Geographic Distribution and Habitat
The golden angwantibo (Arctocebus aureus) is endemic to Africa, residing in the continent’s western-central region in an area that comprises the Congo Basin, known as “the green heart of Africa.” Geographic distribution for this enigmatic primate is thought to extend from the Sanaga River in Cameroon, through Equatorial Guinea, Gabon, and Congo, to the Congo and Ubangi rivers in the Central African Republic. Populations are highly localized and occur sporadically throughout a range where precise boundaries remain unknown.
Moist evergreen, lowland rainforests, along with tall deciduous forests with high tree-fall areas, provide golden angwantibos with their preferred habitat. They dwell within dense, leafy vine tangles of the understory in primary and secondary forests at low to medium elevations, typically less than 16.4 ft (5 m) above the forest floor. These primates are also unwelcome visitors to plantations and farmlands.
Prior to attaining full species status, the golden angwantibo was considered a subspecies of the Calabar angwantibo (A. calabarensis), also known as the Calabar potto. The two species are sometimes referred to together as golden pottos; however, neither of these two primates is a true potto. Rather, they are both prosimian primates belonging to the primitive suborder Strepsirrhini (characterized, in part, by their moist or “wet” noses) within the family Lorisidae, whose other family members include pottos along with lorises. A point of distinction: the golden angwantibo and the Calabar angwantibo are the only two species who occupy the genus Arctocebus.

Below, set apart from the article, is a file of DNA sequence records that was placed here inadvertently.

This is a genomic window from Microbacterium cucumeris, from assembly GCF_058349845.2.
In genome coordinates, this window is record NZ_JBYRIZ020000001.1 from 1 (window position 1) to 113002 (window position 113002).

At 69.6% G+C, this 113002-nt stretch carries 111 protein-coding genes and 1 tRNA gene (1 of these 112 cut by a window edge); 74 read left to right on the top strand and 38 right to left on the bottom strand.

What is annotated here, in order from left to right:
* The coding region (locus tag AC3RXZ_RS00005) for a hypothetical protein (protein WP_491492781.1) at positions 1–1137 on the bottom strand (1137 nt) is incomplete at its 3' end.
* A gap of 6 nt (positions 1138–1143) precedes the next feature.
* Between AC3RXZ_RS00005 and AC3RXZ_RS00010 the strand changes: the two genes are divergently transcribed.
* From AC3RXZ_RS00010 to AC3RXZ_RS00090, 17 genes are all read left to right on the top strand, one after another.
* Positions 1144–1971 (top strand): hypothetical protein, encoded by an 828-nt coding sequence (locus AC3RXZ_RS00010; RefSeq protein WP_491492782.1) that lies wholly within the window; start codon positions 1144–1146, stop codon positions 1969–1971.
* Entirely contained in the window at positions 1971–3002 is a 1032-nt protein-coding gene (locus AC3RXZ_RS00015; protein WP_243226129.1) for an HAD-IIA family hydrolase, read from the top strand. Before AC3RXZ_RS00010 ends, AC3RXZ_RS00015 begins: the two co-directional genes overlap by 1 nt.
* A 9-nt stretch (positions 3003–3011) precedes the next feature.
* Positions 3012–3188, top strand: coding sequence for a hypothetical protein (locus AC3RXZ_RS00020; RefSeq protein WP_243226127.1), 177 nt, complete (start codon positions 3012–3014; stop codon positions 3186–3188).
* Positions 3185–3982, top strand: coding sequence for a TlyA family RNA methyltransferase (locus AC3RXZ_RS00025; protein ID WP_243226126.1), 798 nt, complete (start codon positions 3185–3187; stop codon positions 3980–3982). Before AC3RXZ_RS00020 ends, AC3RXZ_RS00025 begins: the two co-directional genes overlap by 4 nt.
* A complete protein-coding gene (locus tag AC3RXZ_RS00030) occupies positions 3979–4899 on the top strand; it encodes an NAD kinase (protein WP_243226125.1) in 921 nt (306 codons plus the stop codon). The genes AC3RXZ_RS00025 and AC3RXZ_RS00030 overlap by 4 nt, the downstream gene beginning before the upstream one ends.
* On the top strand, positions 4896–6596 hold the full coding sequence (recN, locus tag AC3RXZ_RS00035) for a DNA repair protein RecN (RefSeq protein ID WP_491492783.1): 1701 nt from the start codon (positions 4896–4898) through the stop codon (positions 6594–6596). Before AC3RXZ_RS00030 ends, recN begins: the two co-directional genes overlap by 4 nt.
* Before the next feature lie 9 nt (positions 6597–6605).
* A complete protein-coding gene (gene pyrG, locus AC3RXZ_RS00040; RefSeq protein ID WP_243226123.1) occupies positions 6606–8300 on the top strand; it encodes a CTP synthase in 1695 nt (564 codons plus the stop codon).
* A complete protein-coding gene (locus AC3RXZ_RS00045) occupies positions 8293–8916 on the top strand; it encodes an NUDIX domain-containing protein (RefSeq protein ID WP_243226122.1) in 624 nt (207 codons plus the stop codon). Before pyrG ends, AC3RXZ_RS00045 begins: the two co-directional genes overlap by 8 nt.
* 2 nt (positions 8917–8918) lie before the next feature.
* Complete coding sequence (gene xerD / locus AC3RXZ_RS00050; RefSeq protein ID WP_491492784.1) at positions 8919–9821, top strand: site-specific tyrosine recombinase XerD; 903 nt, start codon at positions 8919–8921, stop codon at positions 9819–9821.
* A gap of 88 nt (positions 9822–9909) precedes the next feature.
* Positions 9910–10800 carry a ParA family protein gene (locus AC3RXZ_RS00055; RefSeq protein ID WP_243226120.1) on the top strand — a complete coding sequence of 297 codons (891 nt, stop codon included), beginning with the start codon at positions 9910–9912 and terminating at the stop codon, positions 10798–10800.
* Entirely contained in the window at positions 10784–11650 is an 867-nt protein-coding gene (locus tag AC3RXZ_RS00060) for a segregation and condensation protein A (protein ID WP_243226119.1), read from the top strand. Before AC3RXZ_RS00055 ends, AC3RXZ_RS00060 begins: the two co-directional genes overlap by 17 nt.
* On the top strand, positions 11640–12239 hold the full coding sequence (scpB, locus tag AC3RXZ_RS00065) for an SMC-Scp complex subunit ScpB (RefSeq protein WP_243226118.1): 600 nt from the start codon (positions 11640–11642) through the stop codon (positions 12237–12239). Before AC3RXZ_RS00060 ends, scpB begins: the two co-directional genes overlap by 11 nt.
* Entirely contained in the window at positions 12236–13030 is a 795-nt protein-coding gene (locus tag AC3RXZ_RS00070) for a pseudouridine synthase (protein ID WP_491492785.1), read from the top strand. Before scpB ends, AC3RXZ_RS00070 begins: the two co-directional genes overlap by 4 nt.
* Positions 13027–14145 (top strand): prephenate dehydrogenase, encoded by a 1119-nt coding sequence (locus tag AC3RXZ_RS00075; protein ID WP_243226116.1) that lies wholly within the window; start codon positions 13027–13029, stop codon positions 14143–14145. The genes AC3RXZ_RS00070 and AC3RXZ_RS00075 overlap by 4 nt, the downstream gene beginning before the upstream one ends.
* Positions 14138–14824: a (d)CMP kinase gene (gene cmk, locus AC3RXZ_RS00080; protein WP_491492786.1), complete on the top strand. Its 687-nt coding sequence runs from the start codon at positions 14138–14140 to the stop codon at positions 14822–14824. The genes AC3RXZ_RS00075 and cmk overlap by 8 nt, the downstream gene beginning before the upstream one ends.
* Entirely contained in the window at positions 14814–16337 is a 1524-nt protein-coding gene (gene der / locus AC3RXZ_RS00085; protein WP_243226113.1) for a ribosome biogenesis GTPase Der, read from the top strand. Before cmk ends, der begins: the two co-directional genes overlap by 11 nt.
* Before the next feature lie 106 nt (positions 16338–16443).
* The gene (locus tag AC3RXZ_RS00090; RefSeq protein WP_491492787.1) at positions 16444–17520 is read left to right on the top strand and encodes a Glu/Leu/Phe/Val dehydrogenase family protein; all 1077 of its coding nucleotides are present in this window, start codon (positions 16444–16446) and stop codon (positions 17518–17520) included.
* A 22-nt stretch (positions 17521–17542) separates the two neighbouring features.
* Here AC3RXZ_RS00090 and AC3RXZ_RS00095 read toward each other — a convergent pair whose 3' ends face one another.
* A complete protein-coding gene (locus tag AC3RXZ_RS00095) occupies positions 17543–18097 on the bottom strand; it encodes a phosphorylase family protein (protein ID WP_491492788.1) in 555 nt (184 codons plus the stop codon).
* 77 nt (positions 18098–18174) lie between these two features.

Size, Weight, and Lifespan
Golden angwantibos are tiny primates, similar in size to their Calabar “cousins.” Adults weigh a mere 9.4–16.4 oz (266–465 g) and grow only to 8.7–11.9 in (22–30 cm) in height. A vestigial stub of a tail fails to contribute to their overall body length. Sexual dimorphism is unremarkable in these prosimians.
Lifespan in the wild has not been reported. However, life expectancy for Calabar angwantibos is reported as 12 to 15 years.
Social grooming within a species.
Environmental disturbance or environmental pollution originating in human activity.
The fur, hair, or wool of a mammal.
Distinct differences in size or appearance between the sexes of an animal.
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Did this curious-looking little prosimian swallow a bowling ball? No. But its portly physique suggests he enjoys the buffet table. Or maybe it’s the golden angwantibo’s hunched posture that contributes to this effect.